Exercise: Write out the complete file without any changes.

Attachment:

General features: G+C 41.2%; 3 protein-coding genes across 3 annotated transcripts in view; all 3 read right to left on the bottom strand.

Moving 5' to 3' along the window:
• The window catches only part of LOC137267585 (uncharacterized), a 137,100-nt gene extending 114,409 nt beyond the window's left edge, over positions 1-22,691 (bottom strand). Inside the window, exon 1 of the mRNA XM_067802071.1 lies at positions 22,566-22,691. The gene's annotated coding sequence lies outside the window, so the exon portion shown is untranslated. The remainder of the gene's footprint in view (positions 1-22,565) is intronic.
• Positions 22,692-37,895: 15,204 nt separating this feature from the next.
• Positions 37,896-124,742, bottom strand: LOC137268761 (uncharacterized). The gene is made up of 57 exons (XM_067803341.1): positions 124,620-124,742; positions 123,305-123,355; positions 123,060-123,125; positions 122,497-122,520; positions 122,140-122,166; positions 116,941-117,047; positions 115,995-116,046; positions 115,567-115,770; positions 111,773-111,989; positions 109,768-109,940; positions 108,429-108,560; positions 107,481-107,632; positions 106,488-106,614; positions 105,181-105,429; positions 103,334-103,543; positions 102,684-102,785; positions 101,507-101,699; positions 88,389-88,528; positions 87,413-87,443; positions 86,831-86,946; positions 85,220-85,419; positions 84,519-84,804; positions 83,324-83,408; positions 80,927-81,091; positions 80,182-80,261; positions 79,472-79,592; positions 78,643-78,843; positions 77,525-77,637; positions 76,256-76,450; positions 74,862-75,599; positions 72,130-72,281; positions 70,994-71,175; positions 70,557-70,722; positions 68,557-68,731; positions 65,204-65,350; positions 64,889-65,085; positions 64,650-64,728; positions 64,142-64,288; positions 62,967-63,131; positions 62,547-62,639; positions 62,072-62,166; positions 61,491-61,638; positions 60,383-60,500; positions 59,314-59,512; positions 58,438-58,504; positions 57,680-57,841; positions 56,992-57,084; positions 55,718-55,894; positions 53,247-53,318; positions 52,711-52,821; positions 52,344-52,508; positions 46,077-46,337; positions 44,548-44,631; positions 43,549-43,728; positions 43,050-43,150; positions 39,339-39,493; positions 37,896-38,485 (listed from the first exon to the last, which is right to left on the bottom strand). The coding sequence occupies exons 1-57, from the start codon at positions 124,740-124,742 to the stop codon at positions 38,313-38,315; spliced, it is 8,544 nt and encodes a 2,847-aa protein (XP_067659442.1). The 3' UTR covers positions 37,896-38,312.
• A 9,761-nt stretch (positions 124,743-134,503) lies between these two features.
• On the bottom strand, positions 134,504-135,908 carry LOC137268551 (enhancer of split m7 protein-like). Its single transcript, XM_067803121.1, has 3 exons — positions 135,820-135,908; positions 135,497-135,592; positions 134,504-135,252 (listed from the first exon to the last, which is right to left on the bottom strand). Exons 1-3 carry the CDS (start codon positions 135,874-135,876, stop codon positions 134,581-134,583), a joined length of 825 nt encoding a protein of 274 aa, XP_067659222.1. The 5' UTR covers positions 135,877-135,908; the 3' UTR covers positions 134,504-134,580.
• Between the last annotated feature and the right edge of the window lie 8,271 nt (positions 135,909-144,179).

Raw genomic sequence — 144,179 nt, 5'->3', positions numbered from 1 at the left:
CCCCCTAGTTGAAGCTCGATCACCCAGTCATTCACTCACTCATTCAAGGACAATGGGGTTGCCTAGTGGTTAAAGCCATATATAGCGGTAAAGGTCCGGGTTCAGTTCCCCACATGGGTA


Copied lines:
General features: G+C 41.2%; 3 protein-coding genes across 3 annotated transcripts in view; all 3 read right to left on the bottom strand.

Moving 5' to 3' along the window:
• The window catches only part of LOC137267585 (uncharacterized), a 137,100-nt gene extending 114,409 nt beyond the window's left edge, over positions 1-22,691 (bottom strand). Inside the window, exon 1 of the mRNA XM_067802071.1 lies at positions 22,566-22,691. The gene's annotated coding sequence lies outside the window, so the exon portion shown is untranslated. The remainder of the gene's footprint in view (positions 1-22,565) is intronic.
• Positions 22,692-37,895: 15,204 nt separating this feature from the next.
• Positions 37,896-124,742, bottom strand: LOC137268761 (uncharacterized). The gene is made up of 57 exons (XM_067803341.1): positions 124,620-124,742; positions 123,305-123,355; positions 123,060-123,125; positions 122,497-122,520; positions 122,140-122,166; positions 116,941-117,047; positions 115,995-116,046; positions 115,567-115,770; positions 111,773-111,989; positions 109,768-109,940; positions 108,429-108,560; positions 107,481-107,632; positions 106,488-106,614; positions 105,181-105,429; positions 103,334-103,543; positions 102,684-102,785; positions 101,507-101,699; positions 88,389-88,528; positions 87,413-87,443; positions 86,831-86,946; positions 85,220-85,419; positions 84,519-84,804; positions 83,324-83,408; positions 80,927-81,091; positions 80,182-80,261; positions 79,472-79,592; positions 78,643-78,843; positions 77,525-77,637; positions 76,256-76,450; positions 74,862-75,599; positions 72,130-72,281; positions 70,994-71,175; positions 70,557-70,722; positions 68,557-68,731; positions 65,204-65,350; positions 64,889-65,085; positions 64,650-64,728; positions 64,142-64,288; positions 62,967-63,131; positions 62,547-62,639; positions 62,072-62,166; positions 61,491-61,638; positions 60,383-60,500; positions 59,314-59,512; positions 58,438-58,504; positions 57,680-57,841; positions 56,992-57,084; positions 55,718-55,894; positions 53,247-53,318; positions 52,711-52,821; positions 52,344-52,508; positions 46,077-46,337; positions 44,548-44,631; positions 43,549-43,728; positions 43,050-43,150; positions 39,339-39,493; positions 37,896-38,485 (listed from the first exon to the last, which is right to left on the bottom strand). The coding sequence occupies exons 1-57, from the start codon at positions 124,740-124,742 to the stop codon at positions 38,313-38,315; spliced, it is 8,544 nt and encodes a 2,847-aa protein (XP_067659442.1). The 3' UTR covers positions 37,896-38,312.
• A 9,761-nt stretch (positions 124,743-134,503) lies between these two features.
• On the bottom strand, positions 134,504-135,908 carry LOC137268551 (enhancer of split m7 protein-like). Its single transcript, XM_067803121.1, has 3 exons — positions 135,820-135,908; positions 135,497-135,592; positions 134,504-135,252 (listed from the first exon to the last, which is right to left on the bottom strand). Exons 1-3 carry the CDS (start codon positions 135,874-135,876, stop codon positions 134,581-134,583), a joined length of 825 nt encoding a protein of 274 aa, XP_067659222.1. The 5' UTR covers positions 135,877-135,908; the 3' UTR covers positions 134,504-134,580.
• Between the last annotated feature and the right edge of the window lie 8,271 nt (positions 135,909-144,179).

Raw genomic sequence — 144,179 nt, 5'->3', positions numbered from 1 at the left:
CCCCCTAGTTGAAGCTCGATCACCCAGTCATTCACTCACTCATTCAAGGACAATGGGGTTGCCTAGTGGTTAAAGCCATATATAGCGGTAAAGGTCCGGGTTCAGTTCCCCACATGGGTA